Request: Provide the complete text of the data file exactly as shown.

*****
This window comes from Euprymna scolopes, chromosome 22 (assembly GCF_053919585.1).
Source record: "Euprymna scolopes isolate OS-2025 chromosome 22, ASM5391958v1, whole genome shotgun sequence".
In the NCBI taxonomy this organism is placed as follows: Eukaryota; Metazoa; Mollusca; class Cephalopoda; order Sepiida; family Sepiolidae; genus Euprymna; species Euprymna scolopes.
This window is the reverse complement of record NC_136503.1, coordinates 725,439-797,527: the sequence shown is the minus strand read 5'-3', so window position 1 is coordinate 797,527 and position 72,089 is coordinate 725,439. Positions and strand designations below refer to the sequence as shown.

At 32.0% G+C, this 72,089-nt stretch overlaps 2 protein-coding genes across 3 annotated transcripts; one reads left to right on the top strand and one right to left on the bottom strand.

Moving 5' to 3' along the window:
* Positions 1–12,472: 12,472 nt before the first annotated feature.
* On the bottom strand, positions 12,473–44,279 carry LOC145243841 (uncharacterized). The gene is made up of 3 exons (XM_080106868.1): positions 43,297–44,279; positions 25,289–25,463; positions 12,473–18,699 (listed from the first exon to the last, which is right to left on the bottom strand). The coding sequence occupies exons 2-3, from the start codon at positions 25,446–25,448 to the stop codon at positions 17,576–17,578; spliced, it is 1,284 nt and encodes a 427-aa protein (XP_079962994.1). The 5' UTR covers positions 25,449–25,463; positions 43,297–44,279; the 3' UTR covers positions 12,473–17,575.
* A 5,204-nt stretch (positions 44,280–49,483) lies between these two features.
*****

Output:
This window comes from Euprymna scolopes, chromosome 22 (assembly GCF_053919585.1).
Source record: "Euprymna scolopes isolate OS-2025 chromosome 22, ASM5391958v1, whole genome shotgun sequence".
In the NCBI taxonomy this organism is placed as follows: Eukaryota; Metazoa; Mollusca; class Cephalopoda; order Sepiida; family Sepiolidae; genus Euprymna; species Euprymna scolopes.
This window is the reverse complement of record NC_136503.1, coordinates 725,439-797,527: the sequence shown is the minus strand read 5'-3', so window position 1 is coordinate 797,527 and position 72,089 is coordinate 725,439. Positions and strand designations below refer to the sequence as shown.

At 32.0% G+C, this 72,089-nt stretch overlaps 2 protein-coding genes across 3 annotated transcripts; one reads left to right on the top strand and one right to left on the bottom strand.

Moving 5' to 3' along the window:
* Positions 1–12,472: 12,472 nt before the first annotated feature.
* On the bottom strand, positions 12,473–44,279 carry LOC145243841 (uncharacterized). The gene is made up of 3 exons (XM_080106868.1): positions 43,297–44,279; positions 25,289–25,463; positions 12,473–18,699 (listed from the first exon to the last, which is right to left on the bottom strand). The coding sequence occupies exons 2-3, from the start codon at positions 25,446–25,448 to the stop codon at positions 17,576–17,578; spliced, it is 1,284 nt and encodes a 427-aa protein (XP_079962994.1). The 5' UTR covers positions 25,449–25,463; positions 43,297–44,279; the 3' UTR covers positions 12,473–17,575.
* A 5,204-nt stretch (positions 44,280–49,483) lies between these two features.